Reprinted with kind permission
By D.S. Crafts
For the Albuquerque Journal
In its first concert of the new year the New Mexico Philharmonic brought guest conductor Dante Anzolini to the Popejoy stage to conduct Dvorak’s Symphony “From the New World” as well as excerpts from Italian opera.
There is nothing more magical than when a great piece of symphonic music comes to life in the hands of expert players under the direction of conductor who breathes animation into the music. This performance of the Dvorak’s Ninth Symphony may well be considered a benchmark for the newly-formed Philharmonic.
One of the great gems of the symphonic literature, the “New World” Symphony was written after Dvorak had become a fixture in the New York music scene around the turn of the last century. He had originally intended to compose an opera on Longfellow’s epic poem, Song of Hiawatha, but instead used his ideas in this symphony, the brilliant and unforgettably original themes executed and developed with exceptional mastery.
The opening movement conjures up, for me at least, the image of a wooden ship sailing across an expansive Atlantic through weather alternatively fair and foul but with above all a palpable sense of expectation and promise of new adventures to come. The spirit of rhythmic vitality was present throughout the movement with some excellent horn playing in particular.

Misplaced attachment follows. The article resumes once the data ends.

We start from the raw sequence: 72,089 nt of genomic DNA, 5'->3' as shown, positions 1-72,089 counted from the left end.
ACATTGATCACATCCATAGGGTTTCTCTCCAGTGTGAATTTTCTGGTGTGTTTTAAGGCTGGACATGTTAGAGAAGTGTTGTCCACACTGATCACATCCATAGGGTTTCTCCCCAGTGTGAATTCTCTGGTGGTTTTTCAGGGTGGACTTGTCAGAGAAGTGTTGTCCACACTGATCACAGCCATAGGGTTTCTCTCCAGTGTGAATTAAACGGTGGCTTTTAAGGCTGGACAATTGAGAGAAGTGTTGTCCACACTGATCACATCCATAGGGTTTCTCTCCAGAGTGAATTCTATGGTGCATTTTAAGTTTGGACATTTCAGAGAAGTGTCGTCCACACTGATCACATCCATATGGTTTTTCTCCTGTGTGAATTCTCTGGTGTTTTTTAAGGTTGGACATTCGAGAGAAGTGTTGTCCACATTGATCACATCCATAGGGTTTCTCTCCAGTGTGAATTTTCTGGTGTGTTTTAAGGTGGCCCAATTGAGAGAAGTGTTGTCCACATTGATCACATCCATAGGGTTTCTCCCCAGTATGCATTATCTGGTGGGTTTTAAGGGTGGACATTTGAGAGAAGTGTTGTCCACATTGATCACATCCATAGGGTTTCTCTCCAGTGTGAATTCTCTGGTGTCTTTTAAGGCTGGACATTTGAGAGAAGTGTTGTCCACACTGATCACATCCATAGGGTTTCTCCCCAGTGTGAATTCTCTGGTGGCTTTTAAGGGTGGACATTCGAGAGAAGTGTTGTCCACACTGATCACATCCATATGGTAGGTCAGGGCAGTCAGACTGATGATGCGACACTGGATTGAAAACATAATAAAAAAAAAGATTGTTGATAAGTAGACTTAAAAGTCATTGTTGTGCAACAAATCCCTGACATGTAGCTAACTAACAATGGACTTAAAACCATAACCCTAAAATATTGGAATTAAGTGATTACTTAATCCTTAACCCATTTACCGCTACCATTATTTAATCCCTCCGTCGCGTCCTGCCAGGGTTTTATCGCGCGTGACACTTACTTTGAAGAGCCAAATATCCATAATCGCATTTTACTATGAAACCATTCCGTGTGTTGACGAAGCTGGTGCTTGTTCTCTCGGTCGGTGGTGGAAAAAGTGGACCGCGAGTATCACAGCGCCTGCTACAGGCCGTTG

Romantic composers provided many good melodies for the English horn, but the Largo movement here must be considered the grand prize. While it sounds like a folk song, indeed it later became just that when the words “Goin’ Home” were added. Oboist Kevin Vigneau took the part (oboists often also play the somewhat lower-ranged English horn or cor anglais), rendering the melody with a graceful poise, never for an instant slouching into sentimentality. Dvorak had intended the melody to symbolize an Indian forest burial. A series of chromatic brass chords, played with glowing sonority, served as contrasting bookends to this fundamentally diatonic melody.
The molto vivace movement, also inspired by a scene in the forest from Hiawatha– a dance sequence of the Pau-Puk-Keewis–sparkled with continuous flashes of orchestral sunlight.
The brass came blazing forth announcing the theme of the final movement which under Anzolini’s direction achieved a grand urgency full of drive and passion. The thrilling lurch into triple time came as effectively as a master driver imperceptibly shifting gears.
The program opened with four sugary bon-bons from Italian Opera, two overtures and two intermezzi. Both Verdi’s La Traviata Prelude and the Intermezzo from Leoncavallo’s Pagliacci featured some highly exposed upper-register string playing which the first violin section carried out with distinction. The Intermezzo from Puccini’s Manon Lescaut followed (including the theme John Williams “borrowed” for Superman). This selection of the program culminated in Rossini’s Overture to L’italiana in Algeri (The Italian Girl in Algiers). Beginning with its slow tantalizing introduction, the overture offered some splendid showcase melodies for the woodwind section until working itself into an inevitable percussion-rich big bang.
The New Mexico Philharmonic can next be heard on February 25.